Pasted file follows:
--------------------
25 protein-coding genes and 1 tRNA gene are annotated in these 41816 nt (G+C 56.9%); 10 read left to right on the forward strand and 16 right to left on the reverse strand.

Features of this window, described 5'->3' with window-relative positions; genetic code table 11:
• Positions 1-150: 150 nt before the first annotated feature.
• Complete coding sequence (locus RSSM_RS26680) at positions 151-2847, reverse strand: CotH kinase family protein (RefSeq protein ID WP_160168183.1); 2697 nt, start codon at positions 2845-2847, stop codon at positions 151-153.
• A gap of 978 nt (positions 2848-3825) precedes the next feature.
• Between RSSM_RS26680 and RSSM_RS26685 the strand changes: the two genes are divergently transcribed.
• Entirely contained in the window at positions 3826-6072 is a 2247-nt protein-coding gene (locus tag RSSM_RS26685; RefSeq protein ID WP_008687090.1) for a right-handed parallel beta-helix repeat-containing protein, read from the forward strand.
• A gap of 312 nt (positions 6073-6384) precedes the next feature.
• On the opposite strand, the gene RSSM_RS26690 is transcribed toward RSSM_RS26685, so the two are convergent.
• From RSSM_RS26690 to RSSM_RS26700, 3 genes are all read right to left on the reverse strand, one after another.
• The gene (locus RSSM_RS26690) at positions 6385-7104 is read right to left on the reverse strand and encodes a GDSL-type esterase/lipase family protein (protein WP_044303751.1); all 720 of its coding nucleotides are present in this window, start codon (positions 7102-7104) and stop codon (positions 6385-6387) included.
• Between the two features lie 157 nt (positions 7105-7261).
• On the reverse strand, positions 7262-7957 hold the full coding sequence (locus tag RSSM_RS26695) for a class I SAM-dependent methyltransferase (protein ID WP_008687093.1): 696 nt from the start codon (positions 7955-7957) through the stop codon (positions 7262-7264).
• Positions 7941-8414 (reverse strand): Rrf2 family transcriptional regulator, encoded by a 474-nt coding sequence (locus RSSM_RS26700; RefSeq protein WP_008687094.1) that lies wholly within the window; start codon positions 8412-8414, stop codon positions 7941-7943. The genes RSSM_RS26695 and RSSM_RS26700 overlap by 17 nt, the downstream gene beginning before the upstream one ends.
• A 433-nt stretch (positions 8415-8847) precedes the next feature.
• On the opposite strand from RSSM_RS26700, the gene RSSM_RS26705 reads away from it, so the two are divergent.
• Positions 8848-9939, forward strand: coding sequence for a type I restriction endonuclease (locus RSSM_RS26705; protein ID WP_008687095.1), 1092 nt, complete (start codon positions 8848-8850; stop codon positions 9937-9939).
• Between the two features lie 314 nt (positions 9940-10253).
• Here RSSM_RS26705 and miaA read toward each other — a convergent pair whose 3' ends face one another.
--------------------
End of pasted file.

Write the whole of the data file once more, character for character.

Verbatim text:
25 protein-coding genes and 1 tRNA gene are annotated in these 41816 nt (G+C 56.9%); 10 read left to right on the forward strand and 16 right to left on the reverse strand.

Features of this window, described 5'->3' with window-relative positions; genetic code table 11:
• Positions 1-150: 150 nt before the first annotated feature.
• Complete coding sequence (locus RSSM_RS26680) at positions 151-2847, reverse strand: CotH kinase family protein (RefSeq protein ID WP_160168183.1); 2697 nt, start codon at positions 2845-2847, stop codon at positions 151-153.
• A gap of 978 nt (positions 2848-3825) precedes the next feature.
• Between RSSM_RS26680 and RSSM_RS26685 the strand changes: the two genes are divergently transcribed.
• Entirely contained in the window at positions 3826-6072 is a 2247-nt protein-coding gene (locus tag RSSM_RS26685; RefSeq protein ID WP_008687090.1) for a right-handed parallel beta-helix repeat-containing protein, read from the forward strand.
• A gap of 312 nt (positions 6073-6384) precedes the next feature.
• On the opposite strand, the gene RSSM_RS26690 is transcribed toward RSSM_RS26685, so the two are convergent.
• From RSSM_RS26690 to RSSM_RS26700, 3 genes are all read right to left on the reverse strand, one after another.
• The gene (locus RSSM_RS26690) at positions 6385-7104 is read right to left on the reverse strand and encodes a GDSL-type esterase/lipase family protein (protein WP_044303751.1); all 720 of its coding nucleotides are present in this window, start codon (positions 7102-7104) and stop codon (positions 6385-6387) included.
• Between the two features lie 157 nt (positions 7105-7261).
• On the reverse strand, positions 7262-7957 hold the full coding sequence (locus tag RSSM_RS26695) for a class I SAM-dependent methyltransferase (protein ID WP_008687093.1): 696 nt from the start codon (positions 7955-7957) through the stop codon (positions 7262-7264).
• Positions 7941-8414 (reverse strand): Rrf2 family transcriptional regulator, encoded by a 474-nt coding sequence (locus RSSM_RS26700; RefSeq protein WP_008687094.1) that lies wholly within the window; start codon positions 8412-8414, stop codon positions 7941-7943. The genes RSSM_RS26695 and RSSM_RS26700 overlap by 17 nt, the downstream gene beginning before the upstream one ends.
• A 433-nt stretch (positions 8415-8847) precedes the next feature.
• On the opposite strand from RSSM_RS26700, the gene RSSM_RS26705 reads away from it, so the two are divergent.
• Positions 8848-9939, forward strand: coding sequence for a type I restriction endonuclease (locus RSSM_RS26705; protein ID WP_008687095.1), 1092 nt, complete (start codon positions 8848-8850; stop codon positions 9937-9939).
• Between the two features lie 314 nt (positions 9940-10253).
• Here RSSM_RS26705 and miaA read toward each other — a convergent pair whose 3' ends face one another.